Presidential Documents 



Federal Register / Vol. 81 , No. 56 / Wednesday, March 23, 2016 / 
Presidential Documents

___________________________________________________________________

Title 3--
The President

[[Page 15611]]

                Proclamation 9407 of March 18, 2016

                
National Poison Prevention Week, 2016

                By the President of the United States of America

                A Proclamation

                As the leading cause of accidental injury death in the 
                United States, poisonings can harm people of all ages 
                and from all walks of life. More than 90 percent of 
                poisonings occur inside the home, and most are 
                treatable and preventable. During National Poison 
                Prevention Week, we work to ensure the safety of our 
                homes and communities by learning of the dangers of 
                poison and striving to prevent poisonings.

                The most common sources of poisoning in young children 
                are items typically found at home, including cleaning, 
                cosmetic, and personal care products, as well as over-
                the-counter and prescription medications. Although 
                children are more likely to be poisoned, adults--who 
                are most commonly poisoned by cleaning products, or by 
                the improper use of sedatives, antidepressants, pain 
                relievers, or prescription drugs--are far more likely 
                to die from poison exposure.

                With diligence and caution, these tragedies can be 
                avoided. Make sure household products are kept in their 
                original bottles and away from children, and never mix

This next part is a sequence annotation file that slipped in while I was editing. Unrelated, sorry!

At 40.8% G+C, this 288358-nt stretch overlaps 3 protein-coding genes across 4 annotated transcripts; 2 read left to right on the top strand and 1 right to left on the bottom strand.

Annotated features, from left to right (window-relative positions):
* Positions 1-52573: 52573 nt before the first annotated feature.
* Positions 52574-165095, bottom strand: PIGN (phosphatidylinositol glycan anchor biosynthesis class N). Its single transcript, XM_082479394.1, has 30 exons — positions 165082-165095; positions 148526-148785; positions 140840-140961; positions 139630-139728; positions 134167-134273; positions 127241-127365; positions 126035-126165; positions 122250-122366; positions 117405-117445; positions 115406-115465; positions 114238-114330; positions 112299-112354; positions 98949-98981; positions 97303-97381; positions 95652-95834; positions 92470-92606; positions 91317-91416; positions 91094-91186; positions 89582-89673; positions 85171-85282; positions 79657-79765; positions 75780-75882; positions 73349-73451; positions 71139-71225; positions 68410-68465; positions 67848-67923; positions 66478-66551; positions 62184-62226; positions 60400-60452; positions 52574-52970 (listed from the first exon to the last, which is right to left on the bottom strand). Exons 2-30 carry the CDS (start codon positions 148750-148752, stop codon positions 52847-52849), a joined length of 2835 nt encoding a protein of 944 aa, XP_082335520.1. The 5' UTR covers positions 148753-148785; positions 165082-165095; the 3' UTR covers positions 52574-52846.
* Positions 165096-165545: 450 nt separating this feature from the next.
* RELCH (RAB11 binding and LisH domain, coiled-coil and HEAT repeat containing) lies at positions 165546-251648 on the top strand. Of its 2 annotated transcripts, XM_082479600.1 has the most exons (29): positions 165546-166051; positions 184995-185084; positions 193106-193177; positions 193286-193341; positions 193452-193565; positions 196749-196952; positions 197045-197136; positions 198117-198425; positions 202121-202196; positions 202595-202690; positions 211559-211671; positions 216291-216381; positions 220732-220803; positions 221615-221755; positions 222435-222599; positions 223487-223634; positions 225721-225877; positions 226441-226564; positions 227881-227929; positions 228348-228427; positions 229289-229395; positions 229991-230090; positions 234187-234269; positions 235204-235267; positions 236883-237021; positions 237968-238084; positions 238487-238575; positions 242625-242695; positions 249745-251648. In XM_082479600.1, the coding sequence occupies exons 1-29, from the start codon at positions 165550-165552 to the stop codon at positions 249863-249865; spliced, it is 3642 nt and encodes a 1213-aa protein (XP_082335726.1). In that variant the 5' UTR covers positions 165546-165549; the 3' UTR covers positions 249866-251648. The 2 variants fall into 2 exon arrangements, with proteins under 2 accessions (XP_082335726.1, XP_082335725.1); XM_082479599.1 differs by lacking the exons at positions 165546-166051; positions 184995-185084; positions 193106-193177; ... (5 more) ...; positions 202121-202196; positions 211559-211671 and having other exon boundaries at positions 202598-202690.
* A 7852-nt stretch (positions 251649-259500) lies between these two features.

such products together. Some poisonous materials and 
                vapors are harder to identify, including carbon 
                monoxide--a colorless and odorless, yet very dangerous, 
                gas. Everyone should have carbon monoxide detectors in 
                their home, use them properly, and get them tested 
                regularly. Medications should always be kept out of the 
                reach of children, and whether prescription or over-
                the-counter, all drugs should be taken safely and in 
                accordance with guidance on the label or as prescribed 
                and instructed by healthcare professionals. To learn 
                more about keeping you and your family safe from 
                poison, visit www.PoisonHelp.HRSA.gov, and for more 
                information on how to safely dispose of drugs, 
                including by participating in the National Prescription 
                Drug Take-Back Day on April 30, visit 
                www.DEAdiversion.USDOJ.gov.

                We can all play a role in preventing poisoning 
                tragedies from occurring. Every individual can take 
                steps on their own to make their homes safer and to 
                learn of appropriate actions to take in the event of a 
                poisoning incident. If you believe someone has been 
                poisoned, immediately call the Poison Help line at 1-
                800-222-1222. By coming together to secure potentially-
                toxic materials in our homes and communities and by 
                educating our friends and family on methods of 
                prevention, we can help ensure no person is deprived of 
                a full and healthy life due to poisoning.

                To encourage Americans to learn more about the dangers 
                of accidental poisonings and to take appropriate 
                preventative measures, the Congress, by joint 
                resolution approved September 26, 1961, as amended (75 
                Stat. 681) has authorized and requested the President 
                to issue a proclamation designating the third week of 
                March each year as ``National Poison Prevention Week.''

                NOW, THEREFORE, I, BARACK OBAMA, President of the 
                United States of America, do hereby proclaim March 20 
                through March 26, 2016, as National Poison Prevention 
                Week. I call upon all Americans to observe this week by 
                taking actions to protect their families from hazardous 
                household materials and misuse of prescription 
                medicines.

[[Page 15612]]

                IN WITNESS WHEREOF, I have hereunto set my hand this 
                eighteenth day of March, in the year of our Lord two 
                thousand sixteen, and of the Independence of the United 
                States of America the two hundred and fortieth.
                
                
                    (Presidential Sig.)

[FR Doc. 2016-06793
Filed 3-22-16; 11:15 am]
Billing code 3295-F6-P